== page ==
Houston Office Market Is In Full Rebound Mode
Like most major cities, Houston has had its fair share of market cycles. However, this most recent decline in the local economy’s growth rate that was caused by a steep drop of oil prices put a heightened level of stress on the Houston office market.
Fortunately, the energy sector has turned the corner, and, paired with the ever-diversifying economic base, the Houston economy is buzzing again. As such, Houston’s population and job growth have translated into early signs of improvement in office market fundamentals.
The metro’s employment base, which is currently seeing some of the highest employment numbers in history, is growing at more than twice the national rate. This rapid rate of expansion has provided the office market with much-needed positive momentum as we look toward the new year.
The much-anticipated turnaround in the office market is here. Asking rents, occupancy rates and absorption are all increasing across the metro area and across all building classifications.
In the third quarter of 2018, the office market posted approximately 1.1 million square feet of positive net absorption. This is a significant improvement compared to the negative net absorption of roughly 1.1 million square feet in the first quarter of 2018 and the positive net absorption of 125,648 square feet in the second quarter of 2018.
Total year-to-date positive absorption is 145,568 square feet. This number may seem small for a city that has 328 million square feet of rentable office space, but ending the year with a positive absorption number represents a tremendous step forward for Houston.
For the past 40 years, Houston has never had more than two consecutive years of negative net absorption. Keeping this trend intact is achievable so long as the pace of positive absorption continues through the fourth quarter.
The recent shift in absorption has been seen all over Houston, not just in individual submarkets. However, deals such as ConocoPhillips leasing more than 1 million square feet at Energy Center III and IV, McDermott consolidating into Energy Center V and Occidental purchasing the 1.2 million-square-foot former ConocoPhillips campus certainly help. These leases and purchases, while signed, will provide positive net absorption in future quarters.
More submarkets are seeing positive absorption than negative absorption, something Houston has not experienced since the third quarter of 2016. Consequently, Houston’s overall vacancy rate decreased 30 basis points in the third quarter of 2018 to 16.4 percent.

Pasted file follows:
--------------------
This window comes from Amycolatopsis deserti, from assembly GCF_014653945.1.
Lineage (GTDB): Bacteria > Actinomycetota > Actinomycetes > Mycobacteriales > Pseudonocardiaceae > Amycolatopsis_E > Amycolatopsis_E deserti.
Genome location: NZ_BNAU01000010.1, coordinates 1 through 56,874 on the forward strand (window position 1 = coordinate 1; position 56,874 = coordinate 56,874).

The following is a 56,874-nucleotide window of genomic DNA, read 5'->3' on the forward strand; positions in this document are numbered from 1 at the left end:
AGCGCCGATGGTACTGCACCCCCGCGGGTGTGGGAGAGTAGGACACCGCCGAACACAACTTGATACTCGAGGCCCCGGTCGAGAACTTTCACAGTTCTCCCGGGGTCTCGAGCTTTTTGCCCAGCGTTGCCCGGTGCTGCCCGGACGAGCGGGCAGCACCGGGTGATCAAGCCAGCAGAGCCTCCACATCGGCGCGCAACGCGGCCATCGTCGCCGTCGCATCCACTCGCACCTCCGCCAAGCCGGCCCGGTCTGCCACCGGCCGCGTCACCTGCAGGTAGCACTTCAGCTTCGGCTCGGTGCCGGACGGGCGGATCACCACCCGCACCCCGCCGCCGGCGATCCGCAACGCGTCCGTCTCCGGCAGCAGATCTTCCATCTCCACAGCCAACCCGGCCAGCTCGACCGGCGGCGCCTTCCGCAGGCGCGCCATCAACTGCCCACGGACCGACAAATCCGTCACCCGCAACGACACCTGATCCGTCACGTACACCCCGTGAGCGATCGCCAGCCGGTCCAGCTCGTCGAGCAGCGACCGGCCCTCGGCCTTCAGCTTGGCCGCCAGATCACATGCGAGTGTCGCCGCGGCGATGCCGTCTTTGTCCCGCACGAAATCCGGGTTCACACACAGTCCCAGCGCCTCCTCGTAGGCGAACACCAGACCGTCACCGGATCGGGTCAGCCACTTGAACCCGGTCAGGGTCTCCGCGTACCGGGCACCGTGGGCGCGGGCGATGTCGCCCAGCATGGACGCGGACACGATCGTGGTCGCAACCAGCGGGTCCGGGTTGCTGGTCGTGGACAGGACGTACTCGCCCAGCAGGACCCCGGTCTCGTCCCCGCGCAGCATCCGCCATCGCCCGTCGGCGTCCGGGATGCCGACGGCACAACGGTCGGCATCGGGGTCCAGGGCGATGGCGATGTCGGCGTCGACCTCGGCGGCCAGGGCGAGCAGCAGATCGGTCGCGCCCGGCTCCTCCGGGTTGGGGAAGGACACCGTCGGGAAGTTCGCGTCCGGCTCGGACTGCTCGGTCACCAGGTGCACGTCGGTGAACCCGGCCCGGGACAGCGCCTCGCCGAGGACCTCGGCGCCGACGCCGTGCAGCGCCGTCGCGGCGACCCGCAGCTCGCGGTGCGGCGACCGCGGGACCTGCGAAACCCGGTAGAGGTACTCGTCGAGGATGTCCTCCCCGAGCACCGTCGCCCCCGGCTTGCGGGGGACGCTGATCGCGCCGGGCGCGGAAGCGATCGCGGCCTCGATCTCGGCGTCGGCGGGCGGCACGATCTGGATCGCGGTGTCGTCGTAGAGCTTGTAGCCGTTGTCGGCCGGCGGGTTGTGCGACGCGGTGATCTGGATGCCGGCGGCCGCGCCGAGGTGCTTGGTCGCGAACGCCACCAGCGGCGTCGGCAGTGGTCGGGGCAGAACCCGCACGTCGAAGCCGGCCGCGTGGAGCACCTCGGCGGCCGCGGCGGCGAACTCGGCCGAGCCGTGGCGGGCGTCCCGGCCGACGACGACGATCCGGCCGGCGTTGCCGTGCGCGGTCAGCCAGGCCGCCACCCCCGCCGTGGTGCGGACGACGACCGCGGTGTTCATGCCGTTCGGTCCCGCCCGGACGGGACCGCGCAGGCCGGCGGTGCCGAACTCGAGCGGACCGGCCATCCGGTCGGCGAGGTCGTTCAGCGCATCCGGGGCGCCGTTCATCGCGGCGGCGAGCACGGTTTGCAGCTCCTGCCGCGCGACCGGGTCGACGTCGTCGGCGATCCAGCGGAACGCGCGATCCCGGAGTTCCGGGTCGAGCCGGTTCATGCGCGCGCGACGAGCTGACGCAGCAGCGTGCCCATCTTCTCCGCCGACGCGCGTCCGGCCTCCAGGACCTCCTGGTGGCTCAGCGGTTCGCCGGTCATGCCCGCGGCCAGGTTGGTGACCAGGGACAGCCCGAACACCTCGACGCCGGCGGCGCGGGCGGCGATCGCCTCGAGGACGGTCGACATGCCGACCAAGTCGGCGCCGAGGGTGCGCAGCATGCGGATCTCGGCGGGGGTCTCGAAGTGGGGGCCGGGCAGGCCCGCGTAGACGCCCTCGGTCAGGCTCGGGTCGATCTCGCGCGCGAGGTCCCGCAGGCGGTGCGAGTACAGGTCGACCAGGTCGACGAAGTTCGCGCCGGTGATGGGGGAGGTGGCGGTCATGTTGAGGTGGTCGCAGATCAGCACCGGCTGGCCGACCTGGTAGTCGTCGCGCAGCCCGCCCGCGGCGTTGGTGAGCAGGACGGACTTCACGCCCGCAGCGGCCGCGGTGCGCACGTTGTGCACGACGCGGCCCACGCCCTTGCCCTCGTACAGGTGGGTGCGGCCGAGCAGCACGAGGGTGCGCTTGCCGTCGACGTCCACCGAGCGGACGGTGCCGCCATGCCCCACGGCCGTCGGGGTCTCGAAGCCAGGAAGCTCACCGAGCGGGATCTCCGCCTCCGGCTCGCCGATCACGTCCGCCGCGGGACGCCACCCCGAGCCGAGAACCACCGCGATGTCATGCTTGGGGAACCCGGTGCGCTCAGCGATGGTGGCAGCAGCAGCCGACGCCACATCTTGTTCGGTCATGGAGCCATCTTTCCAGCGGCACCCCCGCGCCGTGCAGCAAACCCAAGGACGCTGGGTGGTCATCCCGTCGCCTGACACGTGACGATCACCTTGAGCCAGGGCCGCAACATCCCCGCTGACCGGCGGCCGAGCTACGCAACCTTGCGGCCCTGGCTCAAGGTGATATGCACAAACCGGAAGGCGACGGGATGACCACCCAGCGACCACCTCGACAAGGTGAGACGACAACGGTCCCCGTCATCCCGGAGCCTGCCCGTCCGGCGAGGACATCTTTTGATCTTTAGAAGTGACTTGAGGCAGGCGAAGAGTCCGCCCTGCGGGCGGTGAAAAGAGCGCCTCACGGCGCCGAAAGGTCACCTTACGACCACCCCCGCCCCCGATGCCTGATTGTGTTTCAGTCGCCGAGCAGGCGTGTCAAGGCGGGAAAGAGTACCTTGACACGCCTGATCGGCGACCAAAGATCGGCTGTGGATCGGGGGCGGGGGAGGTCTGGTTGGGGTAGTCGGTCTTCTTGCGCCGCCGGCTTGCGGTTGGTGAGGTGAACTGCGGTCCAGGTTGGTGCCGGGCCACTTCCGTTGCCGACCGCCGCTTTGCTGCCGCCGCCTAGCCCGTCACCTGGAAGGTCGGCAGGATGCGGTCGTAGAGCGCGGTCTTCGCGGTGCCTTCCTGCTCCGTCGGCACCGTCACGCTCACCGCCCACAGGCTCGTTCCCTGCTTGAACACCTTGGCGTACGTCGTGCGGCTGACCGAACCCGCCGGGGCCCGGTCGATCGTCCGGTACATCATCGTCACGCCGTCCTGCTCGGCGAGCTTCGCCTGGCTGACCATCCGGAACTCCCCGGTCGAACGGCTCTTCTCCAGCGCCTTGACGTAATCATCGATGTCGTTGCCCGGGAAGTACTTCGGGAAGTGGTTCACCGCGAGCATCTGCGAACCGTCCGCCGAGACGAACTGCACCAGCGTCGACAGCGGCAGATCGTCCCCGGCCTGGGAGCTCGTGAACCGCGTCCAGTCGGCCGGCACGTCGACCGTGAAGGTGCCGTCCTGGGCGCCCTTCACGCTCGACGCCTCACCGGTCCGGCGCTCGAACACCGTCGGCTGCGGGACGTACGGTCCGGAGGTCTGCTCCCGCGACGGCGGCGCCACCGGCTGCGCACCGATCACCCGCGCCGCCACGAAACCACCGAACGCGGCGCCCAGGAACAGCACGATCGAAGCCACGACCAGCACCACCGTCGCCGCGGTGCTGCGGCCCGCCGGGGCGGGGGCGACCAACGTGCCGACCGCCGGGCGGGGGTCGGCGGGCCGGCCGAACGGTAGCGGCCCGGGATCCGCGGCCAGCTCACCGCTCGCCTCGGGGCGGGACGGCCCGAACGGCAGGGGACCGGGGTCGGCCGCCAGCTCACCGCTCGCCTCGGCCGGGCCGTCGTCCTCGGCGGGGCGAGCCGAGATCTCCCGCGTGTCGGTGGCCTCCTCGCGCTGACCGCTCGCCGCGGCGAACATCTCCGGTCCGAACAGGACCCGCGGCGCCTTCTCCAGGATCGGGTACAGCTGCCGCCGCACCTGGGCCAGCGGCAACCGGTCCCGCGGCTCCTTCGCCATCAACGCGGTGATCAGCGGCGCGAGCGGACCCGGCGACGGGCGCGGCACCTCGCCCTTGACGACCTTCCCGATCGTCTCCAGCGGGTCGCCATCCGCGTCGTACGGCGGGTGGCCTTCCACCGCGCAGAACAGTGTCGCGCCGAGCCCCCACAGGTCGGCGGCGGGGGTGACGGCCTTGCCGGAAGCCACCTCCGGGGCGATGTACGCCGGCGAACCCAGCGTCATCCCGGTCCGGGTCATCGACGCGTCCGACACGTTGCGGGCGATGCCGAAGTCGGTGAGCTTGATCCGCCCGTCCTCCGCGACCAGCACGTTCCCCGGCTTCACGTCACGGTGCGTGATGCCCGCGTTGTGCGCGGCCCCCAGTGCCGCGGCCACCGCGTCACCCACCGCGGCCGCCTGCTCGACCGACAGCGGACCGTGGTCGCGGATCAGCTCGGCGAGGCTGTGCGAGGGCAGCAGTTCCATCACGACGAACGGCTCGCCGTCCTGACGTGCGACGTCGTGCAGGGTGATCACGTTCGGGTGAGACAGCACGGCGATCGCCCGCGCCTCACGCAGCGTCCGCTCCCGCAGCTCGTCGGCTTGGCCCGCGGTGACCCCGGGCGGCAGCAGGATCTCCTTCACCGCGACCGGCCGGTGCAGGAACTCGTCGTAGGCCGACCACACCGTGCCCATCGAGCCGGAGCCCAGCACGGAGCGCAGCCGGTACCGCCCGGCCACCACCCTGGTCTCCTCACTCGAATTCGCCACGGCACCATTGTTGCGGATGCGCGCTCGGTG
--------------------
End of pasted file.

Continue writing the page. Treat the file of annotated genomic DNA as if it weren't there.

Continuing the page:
The office construction pipeline has significantly decreased in 2018 as well. Only 82,882 square feet was delivered in the third quarter of 2018, down significantly from 579,115 square feet delivered in the first quarter of 2018. Houston is expecting 638,000 square feet to be delivered in the fourth quarter of 2018 and around 2.1 million square feet in all of 2019.
Asking rental rates for available office space — across all classes — increased 2 percent to a gross rate of $28.44 per square foot. Much of this improvement comes from Houston’s employment growth along with the absence of major tenant move-outs.
A Growing Economy
Houston’s economy is currently on pace to make 2018 another year to remember. In the 12 months ending September 2018, Houston created 128,700 jobs for 4.3 percent year-over-year growth, outpacing the overall state in year-over-year job creation by over 90 basis points.
Houston saw payrolls in its business and professional services, a sector highly associated with office-using jobs, expand by 33,200.
Business and professional services has consistently served as the top performer in overall job growth for Houston, and this figure brings Houston’s year-to-date job growth to 62,500 — more than many other MSAs across the country have added throughout an entire year. The last time Houston added this many jobs through September was in 2012, when the metro added 118,800 new positions.
The Greater Houston Partnership forecasts that by 2045, Houston’s gross regional product is expected to exceed $2.45 trillion, a 400 percent increase over the current level of $490.1 billion. Houston is also expected to have more than 10 million residents and 5 million employees by 2045. With more than 3 million employees at present, Houston already has more jobs than the lowest 35 states combined.
More than 6.8 million people call the Houston metro area home, making it the fifth-most populous metro area in America. With the job growth Houston is experiencing, expect to see more rapid absorption and the return of new construction to the office market going forward. Growth in the Houston office market is already beginning to mirror the growth in the local economy as we enter the fourth quarter.
As Houston continues to create jobs, improved health of its real estate markets will follow. The office sector is on the mend, and property fundamentals across Houston are improving. Thanks to an ever-evolving economy and an stabilized oil and gas industry, these upward trends should continue for the foreseeable future.
— By Bryan Strode, research analyst, HFF. This article originally appeared in the November 2018 issue of Texas Real Estate Business magazine.